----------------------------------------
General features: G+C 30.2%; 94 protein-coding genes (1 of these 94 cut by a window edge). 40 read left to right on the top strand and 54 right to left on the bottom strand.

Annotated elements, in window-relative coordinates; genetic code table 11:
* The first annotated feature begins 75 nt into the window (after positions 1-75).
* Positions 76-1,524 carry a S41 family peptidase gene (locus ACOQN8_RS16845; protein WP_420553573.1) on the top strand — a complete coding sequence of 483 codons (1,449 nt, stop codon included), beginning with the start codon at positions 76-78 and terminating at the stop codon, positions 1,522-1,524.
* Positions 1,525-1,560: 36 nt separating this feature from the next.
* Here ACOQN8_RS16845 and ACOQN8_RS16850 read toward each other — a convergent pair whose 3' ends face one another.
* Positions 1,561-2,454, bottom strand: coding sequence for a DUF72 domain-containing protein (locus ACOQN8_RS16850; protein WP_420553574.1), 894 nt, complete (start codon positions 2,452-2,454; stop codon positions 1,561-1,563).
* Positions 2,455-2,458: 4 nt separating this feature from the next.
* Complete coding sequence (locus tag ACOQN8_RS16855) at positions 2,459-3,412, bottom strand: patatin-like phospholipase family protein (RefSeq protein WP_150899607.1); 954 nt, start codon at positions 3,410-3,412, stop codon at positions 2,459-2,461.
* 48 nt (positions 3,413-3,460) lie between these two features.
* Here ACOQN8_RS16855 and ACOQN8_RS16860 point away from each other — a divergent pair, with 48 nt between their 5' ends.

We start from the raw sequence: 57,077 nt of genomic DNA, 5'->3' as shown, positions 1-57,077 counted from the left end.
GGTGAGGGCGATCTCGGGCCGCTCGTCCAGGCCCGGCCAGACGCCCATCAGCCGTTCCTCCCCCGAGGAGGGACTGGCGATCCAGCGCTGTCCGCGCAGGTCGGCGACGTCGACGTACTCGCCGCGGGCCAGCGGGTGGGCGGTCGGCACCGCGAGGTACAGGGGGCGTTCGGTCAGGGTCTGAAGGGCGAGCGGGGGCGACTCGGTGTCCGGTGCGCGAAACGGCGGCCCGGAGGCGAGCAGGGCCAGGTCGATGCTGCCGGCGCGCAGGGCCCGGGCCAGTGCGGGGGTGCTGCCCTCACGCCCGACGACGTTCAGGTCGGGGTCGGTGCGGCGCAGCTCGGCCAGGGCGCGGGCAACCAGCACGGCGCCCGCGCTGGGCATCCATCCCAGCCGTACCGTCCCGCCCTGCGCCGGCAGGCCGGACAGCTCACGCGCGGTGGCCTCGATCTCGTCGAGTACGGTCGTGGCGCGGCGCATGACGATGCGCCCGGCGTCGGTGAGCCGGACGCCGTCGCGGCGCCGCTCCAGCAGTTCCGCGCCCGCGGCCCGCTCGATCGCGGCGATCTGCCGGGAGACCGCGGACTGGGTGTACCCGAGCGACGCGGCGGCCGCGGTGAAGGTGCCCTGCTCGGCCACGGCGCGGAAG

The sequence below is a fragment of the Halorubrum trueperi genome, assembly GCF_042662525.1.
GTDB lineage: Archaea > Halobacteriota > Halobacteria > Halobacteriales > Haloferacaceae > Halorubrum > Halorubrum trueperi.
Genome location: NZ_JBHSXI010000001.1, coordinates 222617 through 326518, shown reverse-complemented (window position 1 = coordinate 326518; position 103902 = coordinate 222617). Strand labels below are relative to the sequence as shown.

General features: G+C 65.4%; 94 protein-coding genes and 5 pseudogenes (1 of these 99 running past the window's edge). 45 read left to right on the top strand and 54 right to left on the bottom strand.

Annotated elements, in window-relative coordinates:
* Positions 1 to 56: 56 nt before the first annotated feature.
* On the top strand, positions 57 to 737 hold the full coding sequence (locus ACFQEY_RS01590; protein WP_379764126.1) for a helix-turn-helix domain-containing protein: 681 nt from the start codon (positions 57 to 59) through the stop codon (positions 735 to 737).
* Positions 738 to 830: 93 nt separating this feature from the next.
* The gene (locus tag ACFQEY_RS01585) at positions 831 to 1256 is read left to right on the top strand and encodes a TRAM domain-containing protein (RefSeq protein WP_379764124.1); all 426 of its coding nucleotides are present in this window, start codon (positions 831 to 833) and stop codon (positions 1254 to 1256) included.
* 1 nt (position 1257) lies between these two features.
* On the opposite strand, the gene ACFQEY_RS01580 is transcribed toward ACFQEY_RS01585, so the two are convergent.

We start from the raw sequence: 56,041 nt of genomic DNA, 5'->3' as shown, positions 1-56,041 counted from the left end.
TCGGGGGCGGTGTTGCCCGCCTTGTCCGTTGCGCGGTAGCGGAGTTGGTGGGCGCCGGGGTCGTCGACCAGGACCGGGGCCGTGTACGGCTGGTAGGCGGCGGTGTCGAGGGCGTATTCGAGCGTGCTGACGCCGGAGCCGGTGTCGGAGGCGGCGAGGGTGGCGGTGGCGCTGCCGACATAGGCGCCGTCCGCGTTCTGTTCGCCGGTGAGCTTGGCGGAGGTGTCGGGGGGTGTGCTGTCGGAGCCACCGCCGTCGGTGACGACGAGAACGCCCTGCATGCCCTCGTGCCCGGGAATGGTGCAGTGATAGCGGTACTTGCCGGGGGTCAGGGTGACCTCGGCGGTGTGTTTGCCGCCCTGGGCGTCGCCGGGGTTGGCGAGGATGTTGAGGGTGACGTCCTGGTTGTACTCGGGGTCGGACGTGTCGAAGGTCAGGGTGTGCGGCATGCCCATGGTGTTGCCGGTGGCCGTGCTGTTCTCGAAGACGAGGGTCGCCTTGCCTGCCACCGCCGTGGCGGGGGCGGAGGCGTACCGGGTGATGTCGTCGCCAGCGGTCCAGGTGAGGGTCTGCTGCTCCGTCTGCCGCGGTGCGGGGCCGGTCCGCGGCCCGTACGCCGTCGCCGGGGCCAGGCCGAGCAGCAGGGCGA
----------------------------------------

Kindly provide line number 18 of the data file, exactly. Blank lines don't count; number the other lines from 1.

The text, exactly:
Annotated elements, in window-relative coordinates: